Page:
We also want to direct your attention to the group of aerobic bacteria called Actinomycetes, as they play a major role in the biodegradation process. As they make for the bulk of the entire first-level decomposers, they tend to feed on the materials that are harder to degrade by the other types of microorganisms. A byproduct of their work is a chemical called geosmin – a bicyclic alcohol that has a distinctive musty, earthy aroma of freshly dug up soil or rain on a dry earth. What you should remember about them is that they work best in the range between 20º to 50ºC and they do not enjoy a high moisture conditions. While the temperature is pretty easy to maintain, especially indoors, we should discuss the ways of keeping the proper humidity as we talk about preparing a compost mixture.

Time to get dirty!

The theory behind preparing your own biodegradation mixture is quite simple. All that you need, in order to create a pile, is a proper storage place. It should be in a warm place with a, preferably, constant temperature of around 20-30º C if you are opting for an indoor one, or a bigger, protected
place outside, in the garden. Indoor bins are usually around 1 square foot, while the outdoor ones are usually around triple the size. No matter which one do you pick, remember to protect it well from the animals! Make sure it can be either closed or fenced, as pets and wild animals love to dig around and destroy your pile. Finally, make sure to get a waterproof lid or roof on top of it, as you should never let too much water into your mixture.

Compost consists of two main components. “Browns” are, to put it simply, dry, plant-based materials. They can be either natural (for example twigs or dead leaves) or man-made (like used pouches, old newspapers or unbleached tissues and napkins). On the other hand we have “greens”,
which consists of fresh “waste”, such as fruit peels, vegetable scraps or freshly cut grass. One thing that may surprise you – coffee grounds also counts as “greens”! As you can see, you can add almost anything to it, as long as it is an organic material. That is also the reason why we opted for fully biodegradable resources to design our packaging solutions. After all, you can just chuck the entire bag inside (even though we suggest to rip and tear it apart, to make it easier for the microorganisms to break it down!), as you do not have to worry about adding anything non-biodegradable to the pile.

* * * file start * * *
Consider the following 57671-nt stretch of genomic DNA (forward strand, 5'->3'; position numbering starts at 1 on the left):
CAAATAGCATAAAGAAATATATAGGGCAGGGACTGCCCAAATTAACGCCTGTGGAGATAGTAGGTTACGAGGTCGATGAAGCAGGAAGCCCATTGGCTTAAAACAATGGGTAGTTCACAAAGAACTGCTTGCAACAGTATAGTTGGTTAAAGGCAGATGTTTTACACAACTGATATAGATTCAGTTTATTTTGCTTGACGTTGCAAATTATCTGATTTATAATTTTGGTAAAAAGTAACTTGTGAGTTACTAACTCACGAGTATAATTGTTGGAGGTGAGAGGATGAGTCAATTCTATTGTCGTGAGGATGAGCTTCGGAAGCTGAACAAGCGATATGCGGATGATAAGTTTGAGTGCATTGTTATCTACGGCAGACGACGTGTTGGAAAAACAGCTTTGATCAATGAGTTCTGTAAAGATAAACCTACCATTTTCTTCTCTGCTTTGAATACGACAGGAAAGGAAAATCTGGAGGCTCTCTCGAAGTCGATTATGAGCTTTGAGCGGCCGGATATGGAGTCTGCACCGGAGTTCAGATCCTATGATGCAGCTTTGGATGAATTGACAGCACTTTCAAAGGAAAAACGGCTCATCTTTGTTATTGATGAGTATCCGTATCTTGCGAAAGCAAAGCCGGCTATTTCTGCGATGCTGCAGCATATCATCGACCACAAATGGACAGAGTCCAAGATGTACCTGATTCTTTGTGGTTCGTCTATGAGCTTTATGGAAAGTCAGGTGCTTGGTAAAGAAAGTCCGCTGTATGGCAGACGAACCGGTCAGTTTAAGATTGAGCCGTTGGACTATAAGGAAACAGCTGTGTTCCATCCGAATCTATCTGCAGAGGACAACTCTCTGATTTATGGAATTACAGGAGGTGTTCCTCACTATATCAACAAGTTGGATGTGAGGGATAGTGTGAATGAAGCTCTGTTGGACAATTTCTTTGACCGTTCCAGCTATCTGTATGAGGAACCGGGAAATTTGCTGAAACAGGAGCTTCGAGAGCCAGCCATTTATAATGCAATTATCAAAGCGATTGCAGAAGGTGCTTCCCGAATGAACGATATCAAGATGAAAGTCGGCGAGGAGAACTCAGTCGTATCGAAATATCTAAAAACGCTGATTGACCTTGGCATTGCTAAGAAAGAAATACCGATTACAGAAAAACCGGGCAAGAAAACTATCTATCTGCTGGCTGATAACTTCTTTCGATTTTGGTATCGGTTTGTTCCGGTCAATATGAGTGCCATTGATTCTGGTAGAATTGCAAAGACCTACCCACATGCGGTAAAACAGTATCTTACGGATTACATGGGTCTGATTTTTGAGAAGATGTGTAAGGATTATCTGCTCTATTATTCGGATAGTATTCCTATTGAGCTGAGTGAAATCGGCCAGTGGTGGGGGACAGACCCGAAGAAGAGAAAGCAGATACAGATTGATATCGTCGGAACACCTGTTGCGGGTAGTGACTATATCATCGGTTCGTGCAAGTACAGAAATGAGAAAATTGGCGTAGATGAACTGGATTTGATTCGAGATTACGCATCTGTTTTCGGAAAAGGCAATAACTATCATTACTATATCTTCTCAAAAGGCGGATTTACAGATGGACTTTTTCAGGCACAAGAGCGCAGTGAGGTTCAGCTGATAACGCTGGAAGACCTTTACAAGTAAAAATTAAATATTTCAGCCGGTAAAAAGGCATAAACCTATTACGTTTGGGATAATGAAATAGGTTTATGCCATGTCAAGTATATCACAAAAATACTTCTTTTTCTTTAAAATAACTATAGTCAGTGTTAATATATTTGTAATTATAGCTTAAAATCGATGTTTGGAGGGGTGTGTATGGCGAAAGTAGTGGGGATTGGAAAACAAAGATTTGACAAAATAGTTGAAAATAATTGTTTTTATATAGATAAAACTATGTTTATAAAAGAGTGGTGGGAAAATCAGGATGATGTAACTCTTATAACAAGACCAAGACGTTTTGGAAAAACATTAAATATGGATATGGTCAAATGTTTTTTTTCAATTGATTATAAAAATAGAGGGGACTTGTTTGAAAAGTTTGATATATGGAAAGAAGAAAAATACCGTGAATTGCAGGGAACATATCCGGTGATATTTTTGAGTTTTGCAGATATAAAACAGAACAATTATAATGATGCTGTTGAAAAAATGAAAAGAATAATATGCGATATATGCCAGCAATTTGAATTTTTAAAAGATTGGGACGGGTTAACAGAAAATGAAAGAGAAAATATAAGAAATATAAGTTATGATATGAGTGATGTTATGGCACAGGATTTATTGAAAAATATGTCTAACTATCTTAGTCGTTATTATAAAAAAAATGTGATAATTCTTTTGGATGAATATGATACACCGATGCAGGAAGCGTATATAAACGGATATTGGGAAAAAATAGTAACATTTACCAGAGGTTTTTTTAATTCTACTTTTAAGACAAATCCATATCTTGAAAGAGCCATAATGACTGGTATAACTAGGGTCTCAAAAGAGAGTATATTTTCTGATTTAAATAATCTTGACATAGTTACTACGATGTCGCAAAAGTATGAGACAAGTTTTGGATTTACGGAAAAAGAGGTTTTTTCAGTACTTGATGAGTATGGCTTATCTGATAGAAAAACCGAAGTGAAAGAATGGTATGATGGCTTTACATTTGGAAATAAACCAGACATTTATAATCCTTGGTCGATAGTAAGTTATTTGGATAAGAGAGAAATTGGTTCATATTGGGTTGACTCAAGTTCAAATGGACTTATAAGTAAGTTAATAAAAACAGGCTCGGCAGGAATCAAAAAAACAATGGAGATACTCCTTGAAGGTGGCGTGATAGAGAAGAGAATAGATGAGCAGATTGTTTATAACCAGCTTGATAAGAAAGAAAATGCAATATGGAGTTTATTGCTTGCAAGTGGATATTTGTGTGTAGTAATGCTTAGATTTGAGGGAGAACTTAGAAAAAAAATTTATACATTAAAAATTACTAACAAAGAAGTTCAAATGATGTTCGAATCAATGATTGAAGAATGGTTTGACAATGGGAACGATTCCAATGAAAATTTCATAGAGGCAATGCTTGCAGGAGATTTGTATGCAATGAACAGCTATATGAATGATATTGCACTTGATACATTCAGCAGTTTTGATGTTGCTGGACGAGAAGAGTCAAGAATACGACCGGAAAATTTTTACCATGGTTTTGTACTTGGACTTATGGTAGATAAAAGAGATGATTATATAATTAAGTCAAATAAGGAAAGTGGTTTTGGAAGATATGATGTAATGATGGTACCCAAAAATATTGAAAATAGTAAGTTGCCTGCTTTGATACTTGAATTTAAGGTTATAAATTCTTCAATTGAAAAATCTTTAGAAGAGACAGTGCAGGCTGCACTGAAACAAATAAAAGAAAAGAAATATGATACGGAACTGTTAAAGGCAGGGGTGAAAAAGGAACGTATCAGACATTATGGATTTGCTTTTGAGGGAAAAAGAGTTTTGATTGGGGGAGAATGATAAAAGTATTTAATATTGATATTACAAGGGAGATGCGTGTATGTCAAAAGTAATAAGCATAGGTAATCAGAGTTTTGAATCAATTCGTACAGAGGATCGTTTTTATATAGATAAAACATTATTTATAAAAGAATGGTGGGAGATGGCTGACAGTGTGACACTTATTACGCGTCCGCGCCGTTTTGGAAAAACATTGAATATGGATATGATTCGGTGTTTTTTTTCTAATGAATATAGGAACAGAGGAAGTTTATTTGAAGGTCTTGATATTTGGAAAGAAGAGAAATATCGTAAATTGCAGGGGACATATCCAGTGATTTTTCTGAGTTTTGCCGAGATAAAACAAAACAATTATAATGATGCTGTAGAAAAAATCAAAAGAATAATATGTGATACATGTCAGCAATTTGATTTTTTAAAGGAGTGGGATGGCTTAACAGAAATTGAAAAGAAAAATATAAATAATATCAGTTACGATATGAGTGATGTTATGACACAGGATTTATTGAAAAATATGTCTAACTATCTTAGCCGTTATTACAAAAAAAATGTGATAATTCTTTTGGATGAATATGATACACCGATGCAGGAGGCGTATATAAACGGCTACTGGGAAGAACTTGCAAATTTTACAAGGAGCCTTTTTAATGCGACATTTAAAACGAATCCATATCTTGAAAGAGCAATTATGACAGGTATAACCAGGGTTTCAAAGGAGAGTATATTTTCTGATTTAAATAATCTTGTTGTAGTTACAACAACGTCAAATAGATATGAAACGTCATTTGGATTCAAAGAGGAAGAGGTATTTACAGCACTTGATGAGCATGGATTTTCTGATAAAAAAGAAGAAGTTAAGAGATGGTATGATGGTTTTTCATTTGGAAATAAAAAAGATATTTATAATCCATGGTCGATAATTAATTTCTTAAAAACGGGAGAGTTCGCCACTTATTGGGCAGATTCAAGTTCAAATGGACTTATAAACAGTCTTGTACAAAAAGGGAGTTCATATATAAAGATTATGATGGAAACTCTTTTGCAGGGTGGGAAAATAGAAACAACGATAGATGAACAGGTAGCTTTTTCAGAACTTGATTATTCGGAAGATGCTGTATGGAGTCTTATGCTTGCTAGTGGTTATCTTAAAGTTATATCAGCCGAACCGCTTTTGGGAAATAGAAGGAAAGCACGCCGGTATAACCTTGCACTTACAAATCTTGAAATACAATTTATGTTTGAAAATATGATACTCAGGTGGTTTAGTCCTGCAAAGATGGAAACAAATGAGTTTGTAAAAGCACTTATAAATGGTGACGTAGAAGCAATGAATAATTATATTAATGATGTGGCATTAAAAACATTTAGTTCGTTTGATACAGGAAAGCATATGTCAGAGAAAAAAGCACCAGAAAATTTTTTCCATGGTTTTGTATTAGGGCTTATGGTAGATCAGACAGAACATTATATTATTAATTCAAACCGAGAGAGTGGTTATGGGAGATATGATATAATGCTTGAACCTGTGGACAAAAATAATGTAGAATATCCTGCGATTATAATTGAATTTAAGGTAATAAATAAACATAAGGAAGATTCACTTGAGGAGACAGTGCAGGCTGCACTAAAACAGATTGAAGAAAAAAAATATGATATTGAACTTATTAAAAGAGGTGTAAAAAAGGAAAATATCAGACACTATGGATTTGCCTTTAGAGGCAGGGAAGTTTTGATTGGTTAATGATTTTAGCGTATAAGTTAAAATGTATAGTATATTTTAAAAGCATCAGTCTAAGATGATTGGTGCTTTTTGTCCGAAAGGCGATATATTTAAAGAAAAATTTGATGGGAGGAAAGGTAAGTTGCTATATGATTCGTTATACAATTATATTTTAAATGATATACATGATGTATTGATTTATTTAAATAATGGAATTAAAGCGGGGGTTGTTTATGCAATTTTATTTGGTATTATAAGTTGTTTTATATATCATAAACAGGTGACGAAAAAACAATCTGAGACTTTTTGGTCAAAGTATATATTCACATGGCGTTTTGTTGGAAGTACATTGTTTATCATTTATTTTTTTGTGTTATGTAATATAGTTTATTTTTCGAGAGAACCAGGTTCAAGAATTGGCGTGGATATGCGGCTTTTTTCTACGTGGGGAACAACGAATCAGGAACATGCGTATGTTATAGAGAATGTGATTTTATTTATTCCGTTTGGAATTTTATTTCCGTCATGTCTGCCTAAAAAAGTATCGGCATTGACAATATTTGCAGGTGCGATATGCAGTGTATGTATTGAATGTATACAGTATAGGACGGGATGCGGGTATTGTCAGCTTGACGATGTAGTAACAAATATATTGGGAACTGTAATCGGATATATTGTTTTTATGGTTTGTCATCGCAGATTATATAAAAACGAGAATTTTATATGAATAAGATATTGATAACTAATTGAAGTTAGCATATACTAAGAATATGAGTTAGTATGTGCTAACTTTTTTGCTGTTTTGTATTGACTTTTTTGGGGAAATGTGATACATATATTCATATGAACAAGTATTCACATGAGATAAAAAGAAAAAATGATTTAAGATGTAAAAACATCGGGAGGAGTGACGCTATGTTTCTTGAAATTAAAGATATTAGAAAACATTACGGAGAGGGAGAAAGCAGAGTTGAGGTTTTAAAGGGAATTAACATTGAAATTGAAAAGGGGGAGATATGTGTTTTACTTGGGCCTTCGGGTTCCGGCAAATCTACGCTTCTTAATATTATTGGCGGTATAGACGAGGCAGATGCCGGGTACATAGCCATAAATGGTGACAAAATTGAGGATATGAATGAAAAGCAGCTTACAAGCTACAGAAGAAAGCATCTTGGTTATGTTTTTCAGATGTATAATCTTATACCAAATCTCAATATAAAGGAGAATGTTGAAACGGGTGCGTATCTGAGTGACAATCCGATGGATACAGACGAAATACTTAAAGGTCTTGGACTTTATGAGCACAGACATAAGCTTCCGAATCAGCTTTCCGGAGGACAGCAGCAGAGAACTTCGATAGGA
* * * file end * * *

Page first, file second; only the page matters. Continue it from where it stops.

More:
Optimal conditions – foundation of proper biodegradation

Approximately 70% of the entire mixture should be “browns”, while the rest would be “greens”. Why do we need specifically such composition, you might ask? That is because “browns” will introduce the bulk of carbon molecules, while “greens” are rich in nitrogen. Carbon is the basis of the entire branch of organic chemistry and is the second – after oxygen – the most ubiquitous element in the living organisms. It only makes sense that the materials we want to add to our pile should be very rich in carbon – so make sure to add much more dry leaves and shredded paper to your mix. On the other hand, nitrogen is extremely important for a simple reason. Aerobic bacteria – and especially those from the Actinomycetes group – require a lot of nitrogen in their diet. It allows them to synthesize multiple proteins at a rapid pace, allowing for their fast growth, proliferation and – by extension – faster decomposition of our materials. So the proper mixture – as we said, 70-30 of browns and greens – is the most important part of your pile. We also already talked about the aeration and the importance of oxygen, but we should also mention the last part, which is humidity. A lot of microorganisms live in water films that surround different parts of our soil. In order to allow them to do so, we need our pile to get wet, but not soaking. You should strive for a moisture level of around 50-60%, which means that your bin should be just a bit moist on top. Do not top it off with water, do not get it soaking – just enough to make it slightly wet, like the top of a sponge.

Summary – short and sweet

As we have mentioned earlier, composting is an amazing way of getting rid of your unwanted, used packaging or other types of garbage. It does not only allow you to reduce the amount of garbage sent to landfills, but also it leaves you with a plenty of natural fertilizer to enrich the soil of your plants. Remember to find and prepare a proper place for your compost pile, one that will be comfortable for you to leave undisturbed for quite some time, with the exception of aeration every week or two. Make sure to create a good mixture of greens and browns, remember about proper moisture level and… well, that is pretty much it! By keeping the proper balance of carbon and nitrogen, water and temperature, letting enough oxygen into the bin and manually tearing or cutting the material you want to decompose; you will greatly improve the speed of the process. So what are you waiting for? Go ahead and give it a try!